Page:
French Colombard : Varietal Focus in wine Production

The fresh floral and citrus flavors with a crisp acidity at a reasonable price are the best Colombard has to offer. (pronounced”Cole-um-bar” or “kahl-um Barrd”). Colombard was among the extensively planted white grapevine in California until it was overtaken in the latter part of the 1980s and the 1990s due to Chardonnay. In terms of wine labeled as a varietal, Colombard is not as well-known in wine shops nowadays as it was in 1960 to 1980.
It was originally grown in the Charente region in Southwest France, Colombard is often utilized as a blend grape for table wines in addition to being a wine base for the distillation process used to make Armagnac (brandy). The United States it produces a abundance of crops that provide a priced wine, referred to by the name of French Colombard as well as the base wine used in distillation, and also to be a wine base for blending with a variety of white wines. Colombard is a great wine to mix along with Chardonnay, Chenin Blanc, Riesling, Sauvignon Blanc, Semillon and Shiraz.
Although it is said to flourish in hot and dry California temperatures, the plant is being grown throughout Mendocino, Russian River Valley and the Suisun Valley.
Picking at the best of ripeness is most important factor in developing the flavors in all grapes used in wine. Colombard is capable of delivering distinctive flavors and aromas of peach melon, tangerine, as well as tropical fruits and citrus. It also has apple mineral and a hint of spice when picked at 23-24 degrees Celsius. When it is at 22 degrees, it can make delicate still wines that have fresh acidity, or a cheap sparkling wine. With these inviting wine description terms, anyone can be enticed by a glass of Colombard with a platter of cheese as well as a delicious salad or platter of shrimp. It is a drink that is affordable, Colombard seems to fit in with any budget.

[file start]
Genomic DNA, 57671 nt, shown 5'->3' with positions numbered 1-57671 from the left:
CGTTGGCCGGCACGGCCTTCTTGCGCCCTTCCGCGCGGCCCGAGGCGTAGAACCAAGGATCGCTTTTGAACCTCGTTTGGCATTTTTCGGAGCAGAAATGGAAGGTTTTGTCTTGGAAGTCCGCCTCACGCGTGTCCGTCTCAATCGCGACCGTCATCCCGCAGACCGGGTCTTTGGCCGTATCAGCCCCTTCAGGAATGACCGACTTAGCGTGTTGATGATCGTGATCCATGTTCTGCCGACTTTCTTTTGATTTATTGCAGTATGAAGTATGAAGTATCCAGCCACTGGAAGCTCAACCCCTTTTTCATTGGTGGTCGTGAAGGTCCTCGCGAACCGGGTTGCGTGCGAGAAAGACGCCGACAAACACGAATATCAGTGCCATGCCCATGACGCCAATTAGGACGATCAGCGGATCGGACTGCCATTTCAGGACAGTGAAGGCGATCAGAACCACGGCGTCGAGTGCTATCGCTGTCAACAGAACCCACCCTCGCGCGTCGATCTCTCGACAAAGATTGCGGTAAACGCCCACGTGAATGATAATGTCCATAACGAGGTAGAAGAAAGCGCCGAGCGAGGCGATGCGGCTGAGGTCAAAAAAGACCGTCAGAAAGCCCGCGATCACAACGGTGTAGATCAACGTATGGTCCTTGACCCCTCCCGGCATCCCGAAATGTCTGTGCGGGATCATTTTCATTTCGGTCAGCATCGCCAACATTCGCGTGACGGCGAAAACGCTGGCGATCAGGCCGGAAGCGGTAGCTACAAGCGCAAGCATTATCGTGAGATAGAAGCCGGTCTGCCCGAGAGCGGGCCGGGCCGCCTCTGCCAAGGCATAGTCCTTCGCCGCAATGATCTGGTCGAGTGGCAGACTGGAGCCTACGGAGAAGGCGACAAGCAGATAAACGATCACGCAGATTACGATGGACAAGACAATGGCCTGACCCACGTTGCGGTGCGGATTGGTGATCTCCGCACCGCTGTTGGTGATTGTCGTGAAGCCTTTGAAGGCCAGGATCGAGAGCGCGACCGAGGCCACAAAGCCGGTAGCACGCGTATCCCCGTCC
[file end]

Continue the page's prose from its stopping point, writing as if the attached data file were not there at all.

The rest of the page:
You might want to consider the possibility of making Colombard White Wine this season, when the grapes and juice are readily available at the greengrocer between the months of September and October. If you want to control the quality of your wine, check the crates of fresh grapes prior to purchasing. Utilize a sugar refractometer to try a few grapes from each crate before they can be bought. Be aware that 22-24 degBrix is a good Refractometer reading. A Colombard that is not ripe enough can produce a neutral wine, or it may show scents and flavors that are reminiscent to Sauvignon Blanc (asparagus, rhubarb gooseberry, boxwood, or ammonia).
The grapes should be crushed as soon as is possible. Treat the skins of the grapes and juice with pectic enzymes for a few hours prior to pressing. Maceration is a term used to describe a time in which the seeds and skins are in contact with the juice. Maceration is a red grape skin method; however, it can also be utilized with white grapes in order to extract esters, which will likely produce more flavorful and complex flavors, as well as more hue. It is important to ensure that the the time that white red grapes come in contact with wine is minimal. The extraction of excessive tannins from the seeds and skins is not recommended in white wines. This must will be exposed air during this period and could result in some oxidation. It is recommended to cool the must during this time of maceration in cold temperatures (41-59 degF / 15 to 15 degC) will aid in keeping the fruit in good condition. If refrigeration isn’t an option, then try to ensure that the must is kept at 60 degrees F (15 degree Celsius). The layer, or “blanket” of carbon dioxide (CO2) can be utilized to prevent burning when the must is stored in a fermenter that has been sealed. Be aware that caution should be taken in the handling of carbon dioxide because it can make you breathless. Ferment at 65 to 70 degF (18-21 degC) with low foaming yeast (see our recipe for some suggestions). When the fermentation has begun properly (an initial reading on the hydrometer is 22 degBrix which progresses to 17 degBrix) The temperature can be gradually lowered to 60 degrees Fahrenheit (15 degree Celsius) to maintain the delicate aroma and taste. Make sure you make use of the acid testing kit to determine your juice’s acidity.
Fresh juice buckets may have a range of acid readings, based on the manufacturer’s specifications. An average acidity reading will be 0.8 (total acidity) (total acidity). It is important to clarify and chill the fermented Colombard for about a week at 32-35 degrees F (0-2 degrees Celsius) to cool make the wine more stable. Col-ombard is generally offered as semi-dry or dry wine, often with the addition of a touch of oak. You could add a bit of oak (toasted or not) to the wine’s fermentation or finished wine to add flavor and complexity. After the wine has been removed several times of the sediment try tasting it to evaluate the flavor to determine if it is necessary to add sugar (and potassium sorbate) to offset the sharp acid taste. You might want to compare the flavors with Sauvignon Blanc. It could be another chilled white to enjoy when you are enjoying your evening meal. Cheers!

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